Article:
• In descriptive statistics, quantiles can be used to divide data into equal-sized subsets. For example, dividing a list of individuals sorted by height into two parts — the tallest and the shortest — results in two quantiles, with the median height value as the dividing line.  Quartiles separate data set into four equal-sized groups, deciles into 10 groups, and so forth. Individual items can be described as being “in the upper decile,” meaning the group with the largest values, meaning that they are higher than 90% of those in the dataset.

                  Note that understanding statistical terms isn’t a license to freely salt your stories with them. Always work to present studies’ key findings in clear, jargon-free language. You’ll be doing a service not only for your readers, but also for the researchers.

                  Related: See this more general overview of academic theory and critical reasoning courtesy of MIT’s Stephen Van Evera. A new open, online course offered on Harvard’s EdX platform, “Introduction to Statistics: Inference,” from UC Berkeley professors, explores “statistical ideas and methods commonly used to make valid conclusions based on data from random samples.”

                  There are also a number of free online statistics tutorials available, including one from Stat Trek and another from Experiment Resources. Stat Trek also offer a glossary that provides definitions of common statistical terms. Another useful resource is “Harnessing the Power of Statistics,” a chapter in The New Precision Journalism.


                  A special thanks to Sudhakar Raju of Rockhurst University for his invaluable contributions to this article. Keywords: training

                    • Mar 04 / 2015
                    • 0
                    Criminal Justice, Personal Finance

                    Rates of fraud, identity theft and scams across the 50 states: FTC data

                    The Federal Trade Commission (FTC) documents consumer complaints about fraud and commercial abuse of all kinds — from violations of the “Do Not Call Registry” rules to identity theft, impersonating the IRS, fake sweepstakes, and credit-card fraud. For journalists, one of the more underutilized federal data sources is the FTC’s Consumer Sentinel Network, which gathers data from a wide variety of sources, including state attorneys general, the FBI and more local entities such as Better Business Bureaus. The Sentinel Network data itself is available only to law enforcement, but top-level findings and state- and metro area-level data are published on an annual basis.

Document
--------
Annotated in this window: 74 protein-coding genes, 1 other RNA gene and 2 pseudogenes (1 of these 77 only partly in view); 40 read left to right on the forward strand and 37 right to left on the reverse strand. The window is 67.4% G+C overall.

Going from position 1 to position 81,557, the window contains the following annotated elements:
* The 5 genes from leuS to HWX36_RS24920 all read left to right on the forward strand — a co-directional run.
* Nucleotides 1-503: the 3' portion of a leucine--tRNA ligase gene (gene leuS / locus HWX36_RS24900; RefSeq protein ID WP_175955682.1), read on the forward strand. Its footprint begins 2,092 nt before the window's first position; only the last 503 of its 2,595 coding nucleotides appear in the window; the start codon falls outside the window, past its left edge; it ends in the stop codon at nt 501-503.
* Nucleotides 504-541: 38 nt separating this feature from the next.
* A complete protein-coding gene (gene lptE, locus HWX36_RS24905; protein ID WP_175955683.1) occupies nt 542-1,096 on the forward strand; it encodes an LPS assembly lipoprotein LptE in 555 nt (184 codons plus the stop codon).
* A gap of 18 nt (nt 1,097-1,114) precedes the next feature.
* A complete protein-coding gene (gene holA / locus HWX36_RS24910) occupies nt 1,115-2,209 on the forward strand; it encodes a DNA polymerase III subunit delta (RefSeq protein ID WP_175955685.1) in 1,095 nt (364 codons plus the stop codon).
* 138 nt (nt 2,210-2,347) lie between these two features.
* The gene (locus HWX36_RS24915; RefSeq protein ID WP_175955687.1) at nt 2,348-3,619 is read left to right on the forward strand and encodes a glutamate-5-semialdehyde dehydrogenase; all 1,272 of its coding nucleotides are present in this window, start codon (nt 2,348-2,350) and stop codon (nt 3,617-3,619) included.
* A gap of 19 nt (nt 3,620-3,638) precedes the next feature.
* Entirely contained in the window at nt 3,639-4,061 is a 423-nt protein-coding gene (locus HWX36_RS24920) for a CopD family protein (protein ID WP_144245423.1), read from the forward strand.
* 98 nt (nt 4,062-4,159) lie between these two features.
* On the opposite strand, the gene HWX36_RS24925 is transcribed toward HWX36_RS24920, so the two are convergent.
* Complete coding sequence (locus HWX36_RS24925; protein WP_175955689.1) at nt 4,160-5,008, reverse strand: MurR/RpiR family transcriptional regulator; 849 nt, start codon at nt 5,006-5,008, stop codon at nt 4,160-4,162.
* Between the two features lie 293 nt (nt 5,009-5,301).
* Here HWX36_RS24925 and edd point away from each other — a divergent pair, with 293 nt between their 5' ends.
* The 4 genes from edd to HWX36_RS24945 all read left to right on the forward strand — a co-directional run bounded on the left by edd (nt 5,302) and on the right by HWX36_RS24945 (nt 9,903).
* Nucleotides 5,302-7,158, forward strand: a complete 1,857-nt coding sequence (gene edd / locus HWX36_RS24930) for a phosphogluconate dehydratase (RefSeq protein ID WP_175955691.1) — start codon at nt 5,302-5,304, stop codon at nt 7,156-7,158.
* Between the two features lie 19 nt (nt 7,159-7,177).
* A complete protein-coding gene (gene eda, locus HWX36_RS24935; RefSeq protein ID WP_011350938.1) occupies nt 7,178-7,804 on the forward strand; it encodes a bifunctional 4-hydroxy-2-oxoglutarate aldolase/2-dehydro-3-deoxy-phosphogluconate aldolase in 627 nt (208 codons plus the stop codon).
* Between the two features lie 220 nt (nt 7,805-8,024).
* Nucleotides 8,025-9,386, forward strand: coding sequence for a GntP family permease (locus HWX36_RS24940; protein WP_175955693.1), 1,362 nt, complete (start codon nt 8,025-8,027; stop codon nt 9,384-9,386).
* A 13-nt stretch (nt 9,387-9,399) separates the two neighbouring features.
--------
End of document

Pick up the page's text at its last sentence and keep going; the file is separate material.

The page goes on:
The FTC’s latest report, “Consumer Sentinel Network Data Book for January-December 2014 ” was released in February 2015, and shows evolving patterns of complaints across the United States. Reporters looking to assess complaints in their state and specific local areas can refer to individual statistical breakouts, beginning on page 21. The FTC makes clear that these are “unverified” consumer complaints and are not based on a representative survey or sample. Nevertheless, the data are revealing and can serve as the basis for reporting in the field.

                    The FTC report’s findings include:

                    • During 2014, there were more than 2.58 million complaints (excluding do-not-call complaints), representing a 16% increase over 2013.
                    • Of these, fraud complaints were the most common (60%), followed by identity theft complaints (13%); debt collection (11%); impostor scams (11%); telephone and mobile services (7%); banks and lenders (5%); prizes, sweepstakes and lotteries (4%); auto-related complaints (3%); shop-at-home and catalog sales (3%); television and electronic media (2%); and Internet services (2%).

                    Consumer Sentinel Network complaint count (FTC)